#30 is headed to the rafters. The Portland Trail Blazers have just announced that they are retiring the #30 jersey of Terry Potter, and the same numbered jersey of Bobby Gross, a former starter for the famed 1976-77 NBA Championship team.
A number so nice that they had to retire it twice.
The dual ceremonies will take place over a pair of nights, December 16th and 18th at the Rose Garden. Also, it should be noted that famed blogger Ben Golliver of Blazers Edge has been leading the campaign to retire Porter's jersey for quite awhile now, so congrats to him as well.
You won, Ben. Now help me get the team to erect a statue in honor of misunderstood former Blazers backup center--and best South Korean player ever--Ha Seung-Jin.
Full press release after the jump. Speaking of jump, look at the hops on a young Terry Porter.
TRAIL BLAZERS TO RETIRE #30 … TWICE!
Dual ceremonies will recognize contributions of Porter, Gross
PORTLAND, Ore. – The Portland Trail Blazers will raise jersey number 30 to the rafters not once, but twice, during December ceremonies to honor the Trail Blazers contributions of Terry Porter and Bobby Gross, the team announced today.
Portland’s #30 will become just the third NBA jersey to be retired on behalf of multiple players. New York’s #15 honors both Dick McGuire and Earl Monroe. Boston’s #18 hangs in honor of Dave Cowens, and was previously worn by Jim Loscutoff, who had asked that the number remain in use.
“We are proud to honor our rich tradition by celebrating two men who put #30 front and center for many of this franchise’s finest moments,” Trail Blazers President Larry Miller said. “Terry and Bobby embodied what it means to be a Trail Blazer, on and off the court. We are thrilled to celebrate their contributions to the franchise.”
Porter “gave everything he had”
On December 16, at Portland’s 7 p.m. contest vs. the Sacramento Kings, the Trail Blazers will honor Porter, a 6-3 point guard who played in Portland from 1985-95 and averaged 14.9 points and 7.0 assists per game during his 10-year tenure with the Trail Blazers.
A two-time All-Star, Porter remains the all-time assist leader (5,319) and second-leading scorer (11,330) in Trail Blazers history. He is among the franchise’s all-time leaders in nearly every significant statistical category, including games played (758; 3rd) and minutes played (23,978; 2nd).
Currently the head coach of the Phoenix Suns, Porter, 45, joined the Trail Blazers in 1985 as a first-round draft choice (24th overall) out of Wisconsin-Stevens Point. The second-leading scorer on Portland’s 1990 and 1992 Western Conference Champion teams, Porter also had stints in Minnesota, Miami and San Antonio during a stellar 17-year NBA career.
“The Trail Blazers organization gave me my chance and believed in me when 23 other teams did not, so they will always be special to me,” Porter said. “But this caps it off. I am honored and moved that they feel my jersey should be retired.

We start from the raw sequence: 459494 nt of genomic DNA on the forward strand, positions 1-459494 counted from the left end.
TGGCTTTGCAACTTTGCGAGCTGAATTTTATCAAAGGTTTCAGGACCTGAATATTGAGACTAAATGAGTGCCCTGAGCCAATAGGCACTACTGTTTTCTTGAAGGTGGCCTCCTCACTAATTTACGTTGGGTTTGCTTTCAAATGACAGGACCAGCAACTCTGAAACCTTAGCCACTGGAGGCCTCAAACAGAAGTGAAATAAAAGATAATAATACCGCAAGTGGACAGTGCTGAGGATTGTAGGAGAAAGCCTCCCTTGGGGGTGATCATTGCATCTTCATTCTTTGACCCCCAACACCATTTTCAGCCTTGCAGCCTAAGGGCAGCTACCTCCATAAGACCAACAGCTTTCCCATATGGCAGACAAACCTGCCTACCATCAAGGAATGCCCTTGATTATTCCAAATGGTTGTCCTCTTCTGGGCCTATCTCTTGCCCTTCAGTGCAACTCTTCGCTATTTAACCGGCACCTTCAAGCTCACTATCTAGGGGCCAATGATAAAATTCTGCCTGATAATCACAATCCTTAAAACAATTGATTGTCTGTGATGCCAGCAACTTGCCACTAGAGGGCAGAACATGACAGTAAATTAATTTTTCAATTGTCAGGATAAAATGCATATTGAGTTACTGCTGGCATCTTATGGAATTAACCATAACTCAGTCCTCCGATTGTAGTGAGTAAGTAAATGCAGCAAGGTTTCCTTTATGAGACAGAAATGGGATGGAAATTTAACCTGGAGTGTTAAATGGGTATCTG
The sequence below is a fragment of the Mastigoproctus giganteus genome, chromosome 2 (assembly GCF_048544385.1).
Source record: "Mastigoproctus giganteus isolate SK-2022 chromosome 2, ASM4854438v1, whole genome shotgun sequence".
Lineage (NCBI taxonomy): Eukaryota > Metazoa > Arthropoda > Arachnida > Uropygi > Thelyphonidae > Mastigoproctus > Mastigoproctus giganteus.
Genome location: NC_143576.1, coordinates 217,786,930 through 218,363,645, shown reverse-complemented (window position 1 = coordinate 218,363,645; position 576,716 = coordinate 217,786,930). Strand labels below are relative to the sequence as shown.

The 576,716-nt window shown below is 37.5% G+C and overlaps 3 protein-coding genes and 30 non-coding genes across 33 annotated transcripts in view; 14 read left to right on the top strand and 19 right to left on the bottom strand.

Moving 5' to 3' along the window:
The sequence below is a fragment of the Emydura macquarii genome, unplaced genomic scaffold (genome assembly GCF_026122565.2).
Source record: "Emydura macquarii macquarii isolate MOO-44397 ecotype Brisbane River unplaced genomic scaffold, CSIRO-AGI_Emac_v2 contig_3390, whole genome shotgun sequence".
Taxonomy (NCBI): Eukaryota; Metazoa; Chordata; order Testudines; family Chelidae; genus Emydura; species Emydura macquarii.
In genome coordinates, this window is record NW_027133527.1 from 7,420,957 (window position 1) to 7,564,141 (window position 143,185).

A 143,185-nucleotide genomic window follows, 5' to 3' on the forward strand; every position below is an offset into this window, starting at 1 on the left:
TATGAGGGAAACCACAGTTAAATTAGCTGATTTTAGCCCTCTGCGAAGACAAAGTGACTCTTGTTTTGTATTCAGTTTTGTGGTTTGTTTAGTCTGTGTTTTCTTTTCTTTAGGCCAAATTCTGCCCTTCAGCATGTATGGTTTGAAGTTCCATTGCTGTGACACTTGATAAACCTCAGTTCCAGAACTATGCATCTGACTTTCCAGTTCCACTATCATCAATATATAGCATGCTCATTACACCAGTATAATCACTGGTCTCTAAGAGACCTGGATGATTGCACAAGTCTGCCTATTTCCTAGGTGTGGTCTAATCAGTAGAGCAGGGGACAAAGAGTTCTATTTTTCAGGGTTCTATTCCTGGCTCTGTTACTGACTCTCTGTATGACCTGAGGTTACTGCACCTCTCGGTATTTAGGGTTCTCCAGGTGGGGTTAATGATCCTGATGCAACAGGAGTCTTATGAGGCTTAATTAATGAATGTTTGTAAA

“My whole basketball career has been about working hard every day and giving myself the opportunity to be the best player I could be. I would hope that Blazers fans would remember me as a player who gave everything he had when he stepped on the floor, competed, and represented the city and state to the best of my ability.”
Gross “just tried to fit in”
On December 18, during the Trail Blazers’ 7 p.m. contest vs. Porter and the Suns, the team will honor Gross, a 6-6 forward/guard who was a starter on Portland’s 1976-77 NBA Championship team.
Gross, still a resident of the Portland area, averaged 9.2 points, 4.5 rebounds and 3.0 assists in seven seasons with the Trail Blazers from 1975-82.
The Long Beach State product, a second-round pick (25th overall) in 1975, is best remembered for his superb play during the 1977 NBA Playoffs. Gross averaged 14.1 points, 5.9 rebounds and 4.2 assists while shooting a scintillating 59.1 percent in 13 playoff games.
He saved his best for the Philadelphia 76ers in the NBA Finals. In the six-game series, Gross averaged 17.3 points, 5.7 rebounds and 3.5 assists, hitting 46-of-69 field goals (66.7 percent), and punctuating his efforts with a team-high 24 points and 8 rebounds in the decisive 109-107 win that gave Portland its only NBA title.
“Even now, when people talk to me, they want to talk about one series, the Philadelphia series,” Gross said. “That’s what they remember.
“I’m very honored, and I’ll be in good company with Terry. I didn’t expect this ever to happen. I was somebody who deferred a lot, and just tried to fit in. Making sure everything ran smoothly was what was important to me.”
Tickets are available for both games at the Rose Quarter box office, at TicketsWest outlets, by calling 503-797-9600 or visiting Trailblazers.com. Suite rentals and group ticket opportunities for parties of 10 or more are also available at 503-797-9600.
Additional tickets may become available if released from group hold. Subscribers to Ticket Alert would be notified on Nov. 24 of immediate pre-sale opportunities. Remaining tickets would be available to the general public on Nov. 26.
The number 30 will be the 11th jersey to hang from the Rose Garden rafters, and the first to be retired since Lionel Hollins raised #14 on April 18, 2007.
The only other team to take the #30 out of circulation is Indiana, which retired the number on November 2, 1985, in honor of George McGinnis. McGinnis started opposite Gross in the 1977 Finals as a member of Philadelphia.
Gross is the seventh member of the 1977 NBA champions to have his number retired by the Trail Blazers.